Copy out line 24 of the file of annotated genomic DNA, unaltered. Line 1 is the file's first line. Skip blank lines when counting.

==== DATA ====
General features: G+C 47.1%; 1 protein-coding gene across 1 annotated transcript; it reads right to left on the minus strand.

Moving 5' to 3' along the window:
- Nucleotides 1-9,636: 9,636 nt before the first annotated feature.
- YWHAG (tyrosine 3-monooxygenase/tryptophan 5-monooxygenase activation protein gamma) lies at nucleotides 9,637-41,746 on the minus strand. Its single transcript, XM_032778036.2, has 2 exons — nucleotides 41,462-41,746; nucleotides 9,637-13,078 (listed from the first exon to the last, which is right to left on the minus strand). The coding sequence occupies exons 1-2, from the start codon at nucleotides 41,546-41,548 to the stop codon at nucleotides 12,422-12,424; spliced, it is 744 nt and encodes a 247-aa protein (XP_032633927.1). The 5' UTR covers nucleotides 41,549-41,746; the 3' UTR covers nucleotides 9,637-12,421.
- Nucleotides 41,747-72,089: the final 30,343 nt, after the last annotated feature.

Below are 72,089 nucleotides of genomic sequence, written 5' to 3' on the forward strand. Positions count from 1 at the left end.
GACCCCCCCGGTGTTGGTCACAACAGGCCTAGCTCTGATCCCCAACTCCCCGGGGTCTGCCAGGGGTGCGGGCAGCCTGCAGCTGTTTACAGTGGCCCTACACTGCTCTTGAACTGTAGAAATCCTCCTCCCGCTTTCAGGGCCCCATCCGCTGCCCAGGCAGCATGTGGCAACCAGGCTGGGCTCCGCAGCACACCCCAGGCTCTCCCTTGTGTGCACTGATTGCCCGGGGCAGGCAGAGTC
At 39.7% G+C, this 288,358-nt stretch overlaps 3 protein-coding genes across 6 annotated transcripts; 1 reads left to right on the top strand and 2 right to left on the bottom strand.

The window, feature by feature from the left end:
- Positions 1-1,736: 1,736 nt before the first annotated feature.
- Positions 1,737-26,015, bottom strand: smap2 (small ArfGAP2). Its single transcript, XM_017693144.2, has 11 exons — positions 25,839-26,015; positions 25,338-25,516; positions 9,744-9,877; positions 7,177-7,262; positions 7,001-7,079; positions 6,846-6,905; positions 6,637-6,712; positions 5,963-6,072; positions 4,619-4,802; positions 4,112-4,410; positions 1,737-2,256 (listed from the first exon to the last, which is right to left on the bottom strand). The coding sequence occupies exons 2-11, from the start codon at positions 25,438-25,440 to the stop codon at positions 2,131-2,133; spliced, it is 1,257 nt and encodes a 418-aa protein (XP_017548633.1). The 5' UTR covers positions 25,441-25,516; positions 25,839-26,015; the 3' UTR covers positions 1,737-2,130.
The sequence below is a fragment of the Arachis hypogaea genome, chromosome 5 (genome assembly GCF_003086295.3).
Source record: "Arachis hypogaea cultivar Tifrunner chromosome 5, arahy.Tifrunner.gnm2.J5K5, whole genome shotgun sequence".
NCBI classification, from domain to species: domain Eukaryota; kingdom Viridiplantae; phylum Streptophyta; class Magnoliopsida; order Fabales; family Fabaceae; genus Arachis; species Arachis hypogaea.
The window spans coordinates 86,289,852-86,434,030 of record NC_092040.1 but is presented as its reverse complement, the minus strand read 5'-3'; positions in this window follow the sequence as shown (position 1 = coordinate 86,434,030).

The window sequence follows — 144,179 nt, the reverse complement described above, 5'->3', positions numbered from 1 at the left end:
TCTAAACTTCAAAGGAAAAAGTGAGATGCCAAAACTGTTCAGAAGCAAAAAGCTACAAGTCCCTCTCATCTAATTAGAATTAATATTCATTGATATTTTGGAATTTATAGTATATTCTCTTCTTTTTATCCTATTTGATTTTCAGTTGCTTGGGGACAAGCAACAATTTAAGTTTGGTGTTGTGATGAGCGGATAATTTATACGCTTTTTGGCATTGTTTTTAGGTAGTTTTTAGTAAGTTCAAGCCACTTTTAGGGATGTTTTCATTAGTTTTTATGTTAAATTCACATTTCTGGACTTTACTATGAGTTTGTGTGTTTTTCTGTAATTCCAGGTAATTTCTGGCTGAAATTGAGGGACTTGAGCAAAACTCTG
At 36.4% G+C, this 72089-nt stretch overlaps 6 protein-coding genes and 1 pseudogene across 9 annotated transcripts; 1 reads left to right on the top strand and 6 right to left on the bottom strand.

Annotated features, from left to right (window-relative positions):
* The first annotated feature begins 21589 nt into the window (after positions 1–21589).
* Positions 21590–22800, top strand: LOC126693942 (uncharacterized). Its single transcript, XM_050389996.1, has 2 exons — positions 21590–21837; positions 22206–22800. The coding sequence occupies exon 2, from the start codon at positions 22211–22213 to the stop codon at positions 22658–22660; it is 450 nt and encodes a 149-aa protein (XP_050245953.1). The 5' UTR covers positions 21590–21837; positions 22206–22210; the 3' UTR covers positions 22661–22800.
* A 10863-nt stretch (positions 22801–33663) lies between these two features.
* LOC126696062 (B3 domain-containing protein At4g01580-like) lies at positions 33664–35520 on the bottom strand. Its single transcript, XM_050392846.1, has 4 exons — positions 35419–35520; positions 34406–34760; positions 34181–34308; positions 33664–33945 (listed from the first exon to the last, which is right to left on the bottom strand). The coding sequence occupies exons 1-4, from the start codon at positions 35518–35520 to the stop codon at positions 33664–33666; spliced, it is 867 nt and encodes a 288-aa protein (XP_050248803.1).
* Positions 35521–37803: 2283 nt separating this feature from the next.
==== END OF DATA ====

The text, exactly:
* Positions 35521–37803: 2283 nt separating this feature from the next.